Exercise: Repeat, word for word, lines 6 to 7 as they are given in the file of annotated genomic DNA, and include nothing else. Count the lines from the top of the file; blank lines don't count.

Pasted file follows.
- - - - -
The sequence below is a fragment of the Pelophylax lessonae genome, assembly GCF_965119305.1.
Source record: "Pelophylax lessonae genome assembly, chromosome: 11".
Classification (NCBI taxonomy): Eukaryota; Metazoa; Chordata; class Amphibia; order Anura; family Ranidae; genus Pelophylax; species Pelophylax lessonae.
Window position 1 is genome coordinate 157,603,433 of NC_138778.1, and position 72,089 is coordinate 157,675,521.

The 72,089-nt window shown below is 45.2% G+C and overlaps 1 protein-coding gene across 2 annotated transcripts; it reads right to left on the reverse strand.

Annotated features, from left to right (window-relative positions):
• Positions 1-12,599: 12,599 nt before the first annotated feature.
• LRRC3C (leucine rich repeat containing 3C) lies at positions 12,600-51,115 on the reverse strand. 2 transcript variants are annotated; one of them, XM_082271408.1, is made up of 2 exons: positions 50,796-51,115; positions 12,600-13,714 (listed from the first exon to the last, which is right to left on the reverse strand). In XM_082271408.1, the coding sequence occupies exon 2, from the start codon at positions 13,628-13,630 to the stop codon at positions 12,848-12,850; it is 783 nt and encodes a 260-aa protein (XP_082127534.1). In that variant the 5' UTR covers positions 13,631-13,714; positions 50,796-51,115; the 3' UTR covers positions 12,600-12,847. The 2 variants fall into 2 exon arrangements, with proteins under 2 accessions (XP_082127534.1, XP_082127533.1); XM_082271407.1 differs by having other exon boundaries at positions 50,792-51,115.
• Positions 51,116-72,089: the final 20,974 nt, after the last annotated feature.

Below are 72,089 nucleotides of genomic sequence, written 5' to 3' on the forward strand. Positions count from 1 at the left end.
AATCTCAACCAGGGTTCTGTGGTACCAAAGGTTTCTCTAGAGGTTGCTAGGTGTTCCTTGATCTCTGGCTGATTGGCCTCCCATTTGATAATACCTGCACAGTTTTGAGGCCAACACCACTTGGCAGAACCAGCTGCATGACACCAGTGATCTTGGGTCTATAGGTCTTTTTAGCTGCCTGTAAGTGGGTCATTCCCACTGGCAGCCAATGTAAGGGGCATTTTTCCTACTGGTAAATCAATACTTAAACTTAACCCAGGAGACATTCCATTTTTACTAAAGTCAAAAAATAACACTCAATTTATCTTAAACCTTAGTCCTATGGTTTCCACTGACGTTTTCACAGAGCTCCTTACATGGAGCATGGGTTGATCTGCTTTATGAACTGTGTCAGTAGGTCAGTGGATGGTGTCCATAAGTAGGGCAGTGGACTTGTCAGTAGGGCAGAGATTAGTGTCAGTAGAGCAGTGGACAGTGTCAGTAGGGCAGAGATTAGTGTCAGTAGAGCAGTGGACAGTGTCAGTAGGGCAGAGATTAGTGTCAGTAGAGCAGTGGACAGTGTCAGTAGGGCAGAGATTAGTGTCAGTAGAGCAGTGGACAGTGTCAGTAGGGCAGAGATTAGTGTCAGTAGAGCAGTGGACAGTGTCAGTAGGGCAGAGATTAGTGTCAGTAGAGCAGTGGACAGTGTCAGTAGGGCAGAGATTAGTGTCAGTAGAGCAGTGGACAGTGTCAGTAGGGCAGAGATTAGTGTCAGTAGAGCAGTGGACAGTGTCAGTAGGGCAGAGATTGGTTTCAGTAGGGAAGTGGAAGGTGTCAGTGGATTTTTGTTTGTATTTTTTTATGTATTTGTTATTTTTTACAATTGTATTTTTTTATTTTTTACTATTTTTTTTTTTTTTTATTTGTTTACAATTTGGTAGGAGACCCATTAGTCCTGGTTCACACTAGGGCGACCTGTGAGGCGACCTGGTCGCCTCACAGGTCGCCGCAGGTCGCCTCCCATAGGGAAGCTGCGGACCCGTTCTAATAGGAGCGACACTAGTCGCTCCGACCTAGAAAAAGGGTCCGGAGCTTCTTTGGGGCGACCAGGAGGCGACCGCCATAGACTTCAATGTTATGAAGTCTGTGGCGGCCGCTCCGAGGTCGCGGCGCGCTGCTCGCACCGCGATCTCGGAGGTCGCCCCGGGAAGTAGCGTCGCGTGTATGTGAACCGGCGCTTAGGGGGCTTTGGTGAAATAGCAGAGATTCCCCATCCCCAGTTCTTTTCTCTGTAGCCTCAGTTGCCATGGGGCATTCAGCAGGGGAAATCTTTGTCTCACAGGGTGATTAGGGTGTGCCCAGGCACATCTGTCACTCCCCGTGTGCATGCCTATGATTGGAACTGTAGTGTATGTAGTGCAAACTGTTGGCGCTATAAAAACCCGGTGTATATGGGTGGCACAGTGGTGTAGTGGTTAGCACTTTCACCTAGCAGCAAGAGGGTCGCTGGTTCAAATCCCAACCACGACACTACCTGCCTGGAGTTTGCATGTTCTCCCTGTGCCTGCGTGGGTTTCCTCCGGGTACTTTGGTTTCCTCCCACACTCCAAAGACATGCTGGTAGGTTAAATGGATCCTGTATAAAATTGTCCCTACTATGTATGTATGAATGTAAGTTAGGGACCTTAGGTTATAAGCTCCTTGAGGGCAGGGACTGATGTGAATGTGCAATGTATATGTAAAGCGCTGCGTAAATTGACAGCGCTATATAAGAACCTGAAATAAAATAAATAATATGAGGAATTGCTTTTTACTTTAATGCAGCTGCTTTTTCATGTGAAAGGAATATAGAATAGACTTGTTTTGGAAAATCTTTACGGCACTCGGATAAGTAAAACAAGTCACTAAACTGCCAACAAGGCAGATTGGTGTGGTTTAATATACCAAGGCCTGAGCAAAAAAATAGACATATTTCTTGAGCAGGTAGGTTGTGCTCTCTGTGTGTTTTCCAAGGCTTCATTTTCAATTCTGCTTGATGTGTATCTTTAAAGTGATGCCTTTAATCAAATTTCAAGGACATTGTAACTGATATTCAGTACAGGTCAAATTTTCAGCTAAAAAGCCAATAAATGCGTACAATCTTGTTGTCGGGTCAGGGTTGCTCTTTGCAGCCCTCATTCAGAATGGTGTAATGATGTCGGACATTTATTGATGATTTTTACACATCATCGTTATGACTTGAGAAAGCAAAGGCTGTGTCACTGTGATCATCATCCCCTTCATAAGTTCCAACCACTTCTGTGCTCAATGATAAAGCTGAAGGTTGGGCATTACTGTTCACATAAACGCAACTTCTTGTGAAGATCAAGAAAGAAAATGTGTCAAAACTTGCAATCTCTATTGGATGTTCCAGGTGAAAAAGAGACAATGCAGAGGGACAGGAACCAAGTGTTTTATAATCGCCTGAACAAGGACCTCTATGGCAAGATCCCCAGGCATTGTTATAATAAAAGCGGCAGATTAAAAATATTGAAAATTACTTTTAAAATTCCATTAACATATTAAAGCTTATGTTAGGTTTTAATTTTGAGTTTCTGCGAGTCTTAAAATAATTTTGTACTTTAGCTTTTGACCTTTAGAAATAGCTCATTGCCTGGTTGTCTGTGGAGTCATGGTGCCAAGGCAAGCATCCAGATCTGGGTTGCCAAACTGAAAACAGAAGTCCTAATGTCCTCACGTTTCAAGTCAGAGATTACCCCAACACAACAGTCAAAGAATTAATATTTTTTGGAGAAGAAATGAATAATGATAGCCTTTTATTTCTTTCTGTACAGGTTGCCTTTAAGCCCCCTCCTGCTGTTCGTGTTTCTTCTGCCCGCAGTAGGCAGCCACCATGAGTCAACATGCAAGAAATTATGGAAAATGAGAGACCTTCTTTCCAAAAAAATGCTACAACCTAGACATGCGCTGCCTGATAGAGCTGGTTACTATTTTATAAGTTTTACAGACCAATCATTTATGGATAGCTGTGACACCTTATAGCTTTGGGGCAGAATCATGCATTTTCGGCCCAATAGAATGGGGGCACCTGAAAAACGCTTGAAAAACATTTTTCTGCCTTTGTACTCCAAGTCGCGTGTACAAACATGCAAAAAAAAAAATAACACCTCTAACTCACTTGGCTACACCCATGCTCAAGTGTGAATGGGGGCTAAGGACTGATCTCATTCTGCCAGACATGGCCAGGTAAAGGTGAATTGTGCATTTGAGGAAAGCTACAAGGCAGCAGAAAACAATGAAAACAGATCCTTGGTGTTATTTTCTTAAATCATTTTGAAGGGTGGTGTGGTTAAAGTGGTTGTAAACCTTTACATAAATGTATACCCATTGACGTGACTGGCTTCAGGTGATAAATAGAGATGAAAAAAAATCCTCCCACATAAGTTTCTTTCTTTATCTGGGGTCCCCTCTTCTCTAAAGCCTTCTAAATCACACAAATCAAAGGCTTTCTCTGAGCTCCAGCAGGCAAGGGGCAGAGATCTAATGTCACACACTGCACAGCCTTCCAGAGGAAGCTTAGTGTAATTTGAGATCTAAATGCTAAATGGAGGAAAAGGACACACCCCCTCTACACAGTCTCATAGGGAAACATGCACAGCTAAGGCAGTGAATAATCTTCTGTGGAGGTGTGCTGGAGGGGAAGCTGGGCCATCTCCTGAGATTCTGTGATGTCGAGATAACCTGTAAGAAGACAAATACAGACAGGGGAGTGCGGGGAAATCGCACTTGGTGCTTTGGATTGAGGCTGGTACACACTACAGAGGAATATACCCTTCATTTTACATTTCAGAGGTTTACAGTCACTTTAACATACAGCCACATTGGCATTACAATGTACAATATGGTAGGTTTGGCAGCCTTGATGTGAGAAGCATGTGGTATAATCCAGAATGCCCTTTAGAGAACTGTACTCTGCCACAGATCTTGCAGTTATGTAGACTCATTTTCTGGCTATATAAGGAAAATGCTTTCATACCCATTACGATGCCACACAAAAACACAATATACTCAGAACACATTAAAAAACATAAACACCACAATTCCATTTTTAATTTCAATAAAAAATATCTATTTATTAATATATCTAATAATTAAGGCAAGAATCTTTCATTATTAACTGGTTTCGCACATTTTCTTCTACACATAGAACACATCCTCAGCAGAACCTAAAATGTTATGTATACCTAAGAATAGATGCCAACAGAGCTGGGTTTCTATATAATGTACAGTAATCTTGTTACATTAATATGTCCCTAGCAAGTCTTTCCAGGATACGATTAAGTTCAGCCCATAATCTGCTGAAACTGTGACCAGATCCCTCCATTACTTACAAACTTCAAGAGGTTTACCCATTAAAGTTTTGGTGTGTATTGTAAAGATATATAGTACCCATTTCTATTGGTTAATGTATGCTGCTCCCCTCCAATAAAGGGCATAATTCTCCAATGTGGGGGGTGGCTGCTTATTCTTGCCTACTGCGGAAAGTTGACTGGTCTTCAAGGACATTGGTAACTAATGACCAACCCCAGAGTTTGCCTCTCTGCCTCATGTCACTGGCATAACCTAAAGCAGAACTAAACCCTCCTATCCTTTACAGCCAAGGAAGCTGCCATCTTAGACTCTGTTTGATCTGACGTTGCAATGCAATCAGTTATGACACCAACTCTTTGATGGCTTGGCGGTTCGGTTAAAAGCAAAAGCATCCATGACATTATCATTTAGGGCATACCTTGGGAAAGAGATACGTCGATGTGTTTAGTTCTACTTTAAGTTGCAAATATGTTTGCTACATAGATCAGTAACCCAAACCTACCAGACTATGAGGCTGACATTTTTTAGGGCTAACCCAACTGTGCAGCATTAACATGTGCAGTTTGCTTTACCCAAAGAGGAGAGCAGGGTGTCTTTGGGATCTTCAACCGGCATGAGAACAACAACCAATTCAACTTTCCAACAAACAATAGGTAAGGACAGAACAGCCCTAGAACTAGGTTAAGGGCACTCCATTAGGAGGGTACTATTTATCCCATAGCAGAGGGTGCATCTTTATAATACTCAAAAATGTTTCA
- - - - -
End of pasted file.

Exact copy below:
Annotated features, from left to right (window-relative positions):
• Positions 1-12,599: 12,599 nt before the first annotated feature.